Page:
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Re: [PPLetterpress] ink opacity

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  • speedgray@aol.com
    LB: You have several options, depending upon how much effort you want to expend. For best results, print at least one pass of the image using opaque white;
    Message 1 of 3 , Dec 1, 2006
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      LB:


      You have several options, depending upon how much effort you want to expend.

      For best results, print at least one pass of the image using opaque white;
      two bumps would be better. Let the ink dry before putting down another "layer."
      This is called dry trapping.

      Next, after the opaque white is dry, print the yellow. Best would be to use
      an opaque yellow. Second best, a transparent yellow over the white. Opaque
      color has a lot of titianium dioxide in it (white stuff) to make the ink opaque.
      You can always tell if you are using a transparent or opaque ink as soon as
      you open the can. The opaque ink will have the same mass color as the color
      you want to print. A transparent ink will have mass color much darker. Like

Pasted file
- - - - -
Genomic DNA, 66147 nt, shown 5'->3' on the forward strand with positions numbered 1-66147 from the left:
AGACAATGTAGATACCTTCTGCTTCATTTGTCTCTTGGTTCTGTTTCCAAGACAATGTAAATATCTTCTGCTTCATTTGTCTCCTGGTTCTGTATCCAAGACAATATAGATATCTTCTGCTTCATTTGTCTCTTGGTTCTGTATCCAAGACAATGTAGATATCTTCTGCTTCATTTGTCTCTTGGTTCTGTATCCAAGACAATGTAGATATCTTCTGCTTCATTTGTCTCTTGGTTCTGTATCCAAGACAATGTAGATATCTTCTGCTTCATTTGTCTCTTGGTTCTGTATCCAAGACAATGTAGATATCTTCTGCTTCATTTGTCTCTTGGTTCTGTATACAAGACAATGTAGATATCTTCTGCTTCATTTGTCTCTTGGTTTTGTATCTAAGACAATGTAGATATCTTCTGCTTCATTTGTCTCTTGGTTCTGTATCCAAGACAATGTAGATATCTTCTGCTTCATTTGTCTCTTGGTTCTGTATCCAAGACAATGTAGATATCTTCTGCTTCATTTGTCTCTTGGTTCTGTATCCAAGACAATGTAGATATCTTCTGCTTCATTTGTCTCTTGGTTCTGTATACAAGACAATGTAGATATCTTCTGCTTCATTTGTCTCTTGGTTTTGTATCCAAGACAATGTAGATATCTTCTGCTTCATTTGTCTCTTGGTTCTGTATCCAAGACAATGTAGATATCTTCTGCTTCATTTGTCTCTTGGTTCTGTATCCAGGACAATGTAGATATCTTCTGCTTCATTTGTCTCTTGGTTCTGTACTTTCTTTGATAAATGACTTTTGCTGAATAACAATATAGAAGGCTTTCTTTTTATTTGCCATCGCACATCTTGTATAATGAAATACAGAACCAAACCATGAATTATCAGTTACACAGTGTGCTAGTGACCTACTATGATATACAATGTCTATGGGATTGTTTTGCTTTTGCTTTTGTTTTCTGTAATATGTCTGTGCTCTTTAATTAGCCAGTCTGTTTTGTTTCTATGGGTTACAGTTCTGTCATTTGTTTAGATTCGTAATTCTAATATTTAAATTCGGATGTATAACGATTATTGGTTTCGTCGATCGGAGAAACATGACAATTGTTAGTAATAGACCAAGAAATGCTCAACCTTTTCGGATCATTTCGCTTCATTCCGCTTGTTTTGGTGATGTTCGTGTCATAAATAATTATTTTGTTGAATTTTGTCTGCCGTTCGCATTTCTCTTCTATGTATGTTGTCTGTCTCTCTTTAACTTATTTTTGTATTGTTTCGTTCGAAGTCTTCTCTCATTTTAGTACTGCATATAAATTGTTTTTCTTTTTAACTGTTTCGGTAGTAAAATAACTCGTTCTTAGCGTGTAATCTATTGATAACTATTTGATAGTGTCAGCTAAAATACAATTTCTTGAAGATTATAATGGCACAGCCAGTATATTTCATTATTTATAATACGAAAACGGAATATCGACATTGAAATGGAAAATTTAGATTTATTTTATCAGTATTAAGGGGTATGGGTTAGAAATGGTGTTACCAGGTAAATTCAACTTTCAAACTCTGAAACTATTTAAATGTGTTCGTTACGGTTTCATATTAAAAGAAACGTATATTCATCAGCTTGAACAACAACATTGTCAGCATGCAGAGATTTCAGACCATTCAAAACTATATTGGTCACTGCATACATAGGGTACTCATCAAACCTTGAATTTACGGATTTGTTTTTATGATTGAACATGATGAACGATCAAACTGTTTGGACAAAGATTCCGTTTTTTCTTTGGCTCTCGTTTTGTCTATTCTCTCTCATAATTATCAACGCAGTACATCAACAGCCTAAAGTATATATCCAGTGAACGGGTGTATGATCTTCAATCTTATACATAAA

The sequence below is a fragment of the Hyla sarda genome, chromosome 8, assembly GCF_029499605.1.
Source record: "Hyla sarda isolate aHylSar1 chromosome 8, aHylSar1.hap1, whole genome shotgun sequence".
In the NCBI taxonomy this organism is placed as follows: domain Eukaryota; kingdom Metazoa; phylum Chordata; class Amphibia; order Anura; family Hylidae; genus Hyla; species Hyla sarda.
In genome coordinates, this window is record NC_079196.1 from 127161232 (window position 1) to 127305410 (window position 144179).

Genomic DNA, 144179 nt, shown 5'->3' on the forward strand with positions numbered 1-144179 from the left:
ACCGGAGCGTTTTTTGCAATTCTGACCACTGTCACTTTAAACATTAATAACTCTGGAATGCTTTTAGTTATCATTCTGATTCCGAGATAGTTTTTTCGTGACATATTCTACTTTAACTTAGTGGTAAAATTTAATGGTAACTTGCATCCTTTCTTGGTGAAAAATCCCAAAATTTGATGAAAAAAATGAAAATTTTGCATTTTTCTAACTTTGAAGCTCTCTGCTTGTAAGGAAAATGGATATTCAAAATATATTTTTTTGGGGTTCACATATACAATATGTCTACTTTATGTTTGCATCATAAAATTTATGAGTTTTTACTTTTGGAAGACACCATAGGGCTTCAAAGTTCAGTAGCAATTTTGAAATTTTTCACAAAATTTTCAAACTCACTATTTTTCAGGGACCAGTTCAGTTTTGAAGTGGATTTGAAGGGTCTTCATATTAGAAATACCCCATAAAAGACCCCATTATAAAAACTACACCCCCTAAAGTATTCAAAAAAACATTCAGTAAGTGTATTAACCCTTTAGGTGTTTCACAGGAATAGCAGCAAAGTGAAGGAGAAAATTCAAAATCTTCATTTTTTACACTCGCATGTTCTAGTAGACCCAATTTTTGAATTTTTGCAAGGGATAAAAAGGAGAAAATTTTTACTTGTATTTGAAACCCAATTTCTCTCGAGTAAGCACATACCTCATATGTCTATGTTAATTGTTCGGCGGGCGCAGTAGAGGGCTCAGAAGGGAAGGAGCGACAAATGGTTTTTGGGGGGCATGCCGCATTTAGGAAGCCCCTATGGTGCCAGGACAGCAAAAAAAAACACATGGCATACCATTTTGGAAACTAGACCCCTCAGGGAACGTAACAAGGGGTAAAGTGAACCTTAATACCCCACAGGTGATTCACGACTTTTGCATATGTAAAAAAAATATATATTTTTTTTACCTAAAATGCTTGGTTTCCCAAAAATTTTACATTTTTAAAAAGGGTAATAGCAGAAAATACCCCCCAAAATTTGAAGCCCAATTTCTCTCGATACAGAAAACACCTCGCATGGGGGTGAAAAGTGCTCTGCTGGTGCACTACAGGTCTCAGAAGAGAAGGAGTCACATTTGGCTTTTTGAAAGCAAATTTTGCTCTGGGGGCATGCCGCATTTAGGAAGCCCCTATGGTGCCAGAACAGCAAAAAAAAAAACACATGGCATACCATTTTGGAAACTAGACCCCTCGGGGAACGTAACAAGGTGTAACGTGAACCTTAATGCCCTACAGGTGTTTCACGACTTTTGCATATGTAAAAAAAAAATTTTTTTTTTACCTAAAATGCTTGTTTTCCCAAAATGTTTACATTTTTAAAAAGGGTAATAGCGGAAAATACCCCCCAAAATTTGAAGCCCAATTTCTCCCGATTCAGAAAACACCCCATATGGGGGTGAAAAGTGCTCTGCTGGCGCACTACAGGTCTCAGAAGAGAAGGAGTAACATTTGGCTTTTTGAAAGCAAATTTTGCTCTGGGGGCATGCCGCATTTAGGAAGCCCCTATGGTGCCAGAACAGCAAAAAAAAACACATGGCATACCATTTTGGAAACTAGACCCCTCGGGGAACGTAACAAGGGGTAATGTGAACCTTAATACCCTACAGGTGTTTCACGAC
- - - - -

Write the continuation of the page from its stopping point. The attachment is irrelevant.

opaque yellow looks yellow; transparent yellow looks baby-shit brown. Opaque
      red looks like garnet, etc.

      Hope this helps.

      Speed Gray, APA 736
      Letterpress Green Sheet
      Ada, MI


      [Non-text portions of this message have been removed]
    • lb
      Speed Gray-- Thanks very much for all your suggestions! Best, LB
      Message 2 of 3 , Dec 3, 2006
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        Speed Gray--
        Thanks very much for all your suggestions!
        Best,
        LB

        --- In PPLetterpress@yahoogroups.com, speedgray@... wrote:
        >
        > LB:
        >
        >
        > You have several options, depending upon how much effort you want to expend.
        >
        > For best results, print at least one pass of the image using opaque white;
        > two bumps would be better. Let the ink dry before putting down another "layer."
        > This is called dry trapping.
        >
        > Next, after the opaque white is dry, print the yellow. Best would be to use
        > an opaque yellow. Second best, a transparent yellow over the white. Opaque
        > color has a lot of titianium dioxide in it (white stuff) to make the ink opaque.
        > You can always tell if you are using a transparent or opaque ink as soon as
        > you open the can. The opaque ink will have the same mass color as the color
        > you want to print. A transparent ink will have mass color much darker. Like
        > opaque yellow looks yellow; transparent yellow looks baby-shit brown. Opaque
        > red looks like garnet, etc.
        >
        > Hope this helps.
        >
        > Speed Gray, APA 736
        > Letterpress Green Sheet
        > Ada, MI
        >
        >
        > [Non-text portions of this message have been removed]
        >
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